I have carried my enthusiasm for student activism into a new upper-level course I debuted in the fall of 2015: "Slavery and the American South." At the same time that protests of police brutality were occurring in Ferguson, Missouri, my class spent time discussing social justice, white supremacy, and resistance to authority. As a significant extra credit opportunity, I encouraged the students to research Historians against Slavery (HAS) (http://www.historiansagainstslavery.org/main/), make connections between class material and today's news, and form a new student organization devoted to that end. The result, I am proud to say, was Texans against Slavery (TAS). Run entirely by students, their stated goal is to raise awareness of slavery and combat myths about slavery in American history. In addition, the students applied for and received a grant from The Free Project (http://www.thefreeproject.org/) to bring to campus Dr. Stacey Robertson, a leading scholar of nineteenth-century U.S. history and co-director of HAS. Dr. Robertson met with individual students and addressed a large gathering of students, faculty, and administrators on the work of HAS and how knowledge of history can be used to combat injustice. More important than Dr. Robertson's visit, however, is the activist spirit the student organizers exhibited. They were excited about the possibilities for campus action and national coordination (with groups such as The Free Project and Allies against Slavery (AAS), http://www.alliesagainstslavery.org/). In April 2015, two members of TAS traveled to the state capitol to attend a major conference hosted by AAS and to learn ways to educate the public about unfree labor. They came to understand that the study of history can be far more than names and dates; it can be a vehicle for change and a weapon for justice.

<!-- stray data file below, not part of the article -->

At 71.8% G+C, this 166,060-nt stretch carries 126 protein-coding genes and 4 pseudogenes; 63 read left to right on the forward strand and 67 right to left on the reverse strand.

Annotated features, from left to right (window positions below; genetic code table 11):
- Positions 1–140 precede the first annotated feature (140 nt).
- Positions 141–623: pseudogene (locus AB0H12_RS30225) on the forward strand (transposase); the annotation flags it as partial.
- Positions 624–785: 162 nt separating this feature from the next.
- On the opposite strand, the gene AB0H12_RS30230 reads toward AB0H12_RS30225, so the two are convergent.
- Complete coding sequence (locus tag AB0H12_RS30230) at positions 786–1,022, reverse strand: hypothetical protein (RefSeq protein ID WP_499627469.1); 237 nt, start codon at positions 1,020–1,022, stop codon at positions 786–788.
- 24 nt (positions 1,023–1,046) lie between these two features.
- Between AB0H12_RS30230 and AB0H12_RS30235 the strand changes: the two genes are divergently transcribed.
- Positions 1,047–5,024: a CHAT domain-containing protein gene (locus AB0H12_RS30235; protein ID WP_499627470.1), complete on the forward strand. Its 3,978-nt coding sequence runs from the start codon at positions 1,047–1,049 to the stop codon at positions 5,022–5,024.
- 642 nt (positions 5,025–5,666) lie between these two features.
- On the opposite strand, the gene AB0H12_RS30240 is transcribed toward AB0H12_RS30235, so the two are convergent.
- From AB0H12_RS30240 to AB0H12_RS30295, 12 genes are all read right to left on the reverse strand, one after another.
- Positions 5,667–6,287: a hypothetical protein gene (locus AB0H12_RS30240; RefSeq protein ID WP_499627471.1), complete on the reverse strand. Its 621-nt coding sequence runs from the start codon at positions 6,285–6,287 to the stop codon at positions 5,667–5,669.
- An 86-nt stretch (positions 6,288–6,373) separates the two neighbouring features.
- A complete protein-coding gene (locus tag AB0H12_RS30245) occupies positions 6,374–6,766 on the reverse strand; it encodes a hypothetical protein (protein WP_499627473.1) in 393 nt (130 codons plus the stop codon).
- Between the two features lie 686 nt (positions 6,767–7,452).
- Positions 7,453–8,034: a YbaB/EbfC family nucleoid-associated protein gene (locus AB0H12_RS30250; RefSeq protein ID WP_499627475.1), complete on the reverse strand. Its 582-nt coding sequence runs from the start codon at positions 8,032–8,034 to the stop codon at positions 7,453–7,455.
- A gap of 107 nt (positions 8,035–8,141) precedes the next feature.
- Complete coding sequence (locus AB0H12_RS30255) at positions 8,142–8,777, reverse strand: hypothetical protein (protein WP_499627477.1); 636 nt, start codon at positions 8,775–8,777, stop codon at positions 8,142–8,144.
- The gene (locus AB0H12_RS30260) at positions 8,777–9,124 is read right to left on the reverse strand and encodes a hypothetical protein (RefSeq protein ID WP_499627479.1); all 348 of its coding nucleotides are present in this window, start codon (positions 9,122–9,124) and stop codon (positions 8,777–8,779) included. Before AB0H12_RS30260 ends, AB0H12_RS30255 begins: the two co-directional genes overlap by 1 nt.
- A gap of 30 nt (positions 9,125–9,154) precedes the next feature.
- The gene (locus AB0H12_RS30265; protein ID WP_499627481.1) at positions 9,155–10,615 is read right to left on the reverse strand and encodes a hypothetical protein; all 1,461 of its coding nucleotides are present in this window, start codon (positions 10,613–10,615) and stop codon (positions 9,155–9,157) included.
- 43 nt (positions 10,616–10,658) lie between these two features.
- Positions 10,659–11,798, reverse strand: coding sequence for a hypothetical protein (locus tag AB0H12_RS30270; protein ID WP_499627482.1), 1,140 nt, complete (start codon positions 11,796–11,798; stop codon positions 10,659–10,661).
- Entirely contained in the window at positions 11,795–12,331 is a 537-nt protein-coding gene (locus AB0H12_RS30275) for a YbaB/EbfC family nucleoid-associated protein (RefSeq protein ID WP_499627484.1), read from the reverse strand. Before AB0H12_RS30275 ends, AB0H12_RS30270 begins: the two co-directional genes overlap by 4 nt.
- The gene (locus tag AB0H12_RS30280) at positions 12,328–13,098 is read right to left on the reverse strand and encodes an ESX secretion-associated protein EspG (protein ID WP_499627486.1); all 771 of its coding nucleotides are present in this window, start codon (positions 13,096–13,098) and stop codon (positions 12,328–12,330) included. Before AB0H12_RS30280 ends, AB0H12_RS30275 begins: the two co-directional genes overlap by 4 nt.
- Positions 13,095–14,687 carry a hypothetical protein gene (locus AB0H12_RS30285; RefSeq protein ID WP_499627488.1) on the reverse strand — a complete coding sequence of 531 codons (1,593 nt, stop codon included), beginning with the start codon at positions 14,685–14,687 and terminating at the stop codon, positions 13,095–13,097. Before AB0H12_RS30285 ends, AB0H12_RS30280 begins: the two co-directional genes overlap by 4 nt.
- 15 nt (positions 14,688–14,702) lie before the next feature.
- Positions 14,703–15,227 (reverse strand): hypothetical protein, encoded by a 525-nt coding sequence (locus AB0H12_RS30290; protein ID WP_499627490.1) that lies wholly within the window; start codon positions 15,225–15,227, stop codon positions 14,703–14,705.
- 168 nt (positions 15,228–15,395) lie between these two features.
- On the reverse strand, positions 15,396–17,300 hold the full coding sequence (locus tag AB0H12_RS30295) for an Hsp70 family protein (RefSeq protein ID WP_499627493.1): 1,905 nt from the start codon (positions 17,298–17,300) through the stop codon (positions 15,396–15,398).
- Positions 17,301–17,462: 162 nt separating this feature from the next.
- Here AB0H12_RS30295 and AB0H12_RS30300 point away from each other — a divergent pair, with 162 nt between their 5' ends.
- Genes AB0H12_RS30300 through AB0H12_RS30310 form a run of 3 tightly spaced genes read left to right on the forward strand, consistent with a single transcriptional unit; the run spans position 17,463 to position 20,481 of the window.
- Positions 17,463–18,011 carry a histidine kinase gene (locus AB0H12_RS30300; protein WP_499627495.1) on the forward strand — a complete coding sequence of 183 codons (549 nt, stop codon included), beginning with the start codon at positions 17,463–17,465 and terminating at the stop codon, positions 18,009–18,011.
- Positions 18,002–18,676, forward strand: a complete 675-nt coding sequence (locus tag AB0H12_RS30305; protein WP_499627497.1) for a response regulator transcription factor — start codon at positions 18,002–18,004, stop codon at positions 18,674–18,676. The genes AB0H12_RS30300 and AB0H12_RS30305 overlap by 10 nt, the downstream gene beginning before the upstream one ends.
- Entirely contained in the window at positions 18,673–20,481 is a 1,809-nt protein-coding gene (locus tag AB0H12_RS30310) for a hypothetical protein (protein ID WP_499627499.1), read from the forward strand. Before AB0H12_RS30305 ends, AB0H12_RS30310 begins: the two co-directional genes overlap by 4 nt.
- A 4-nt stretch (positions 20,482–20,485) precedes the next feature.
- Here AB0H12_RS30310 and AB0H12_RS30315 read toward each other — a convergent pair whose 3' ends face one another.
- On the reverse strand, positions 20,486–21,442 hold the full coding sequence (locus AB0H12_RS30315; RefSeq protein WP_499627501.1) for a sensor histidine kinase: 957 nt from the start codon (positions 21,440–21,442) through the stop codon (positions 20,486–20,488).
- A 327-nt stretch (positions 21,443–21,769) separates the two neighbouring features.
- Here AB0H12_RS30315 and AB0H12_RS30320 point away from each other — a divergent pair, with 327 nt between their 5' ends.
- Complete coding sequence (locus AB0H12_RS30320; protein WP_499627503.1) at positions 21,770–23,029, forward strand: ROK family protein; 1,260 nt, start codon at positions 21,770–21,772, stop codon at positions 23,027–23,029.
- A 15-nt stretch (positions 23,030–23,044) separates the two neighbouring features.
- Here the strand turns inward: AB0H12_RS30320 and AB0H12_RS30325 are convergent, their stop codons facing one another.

My experience with TAS brings me back to my original point: using the classroom to produce student activists. Yes, it will irk some of your colleagues, and yes, it will require you to make painful cuts in the chronology, but creating ethically engaged students should be our goal. We should train them to think for themselves, make independent judgments about their own lives and the world around them, and act on their critically-examined values. In the words of Dr. James Stewart, founder of HAS, "What are the facts and the study of violence for anyway and why is it important to get them right unless it is to confront some deeper truth that resonates with our present concerns?" We should be producing thinkers, doers, and leaders—not memorizers and followers.
Dr. Michael Todd Landis, assistant professor of history at Tarleton State University and board member of Historians against Slavery, studies the intersection of slavery and politics in the nineteenth century United States and is the author of Northern Men with Southern Loyalties: The Democratic Party and the Sectional Crisis (2014 ).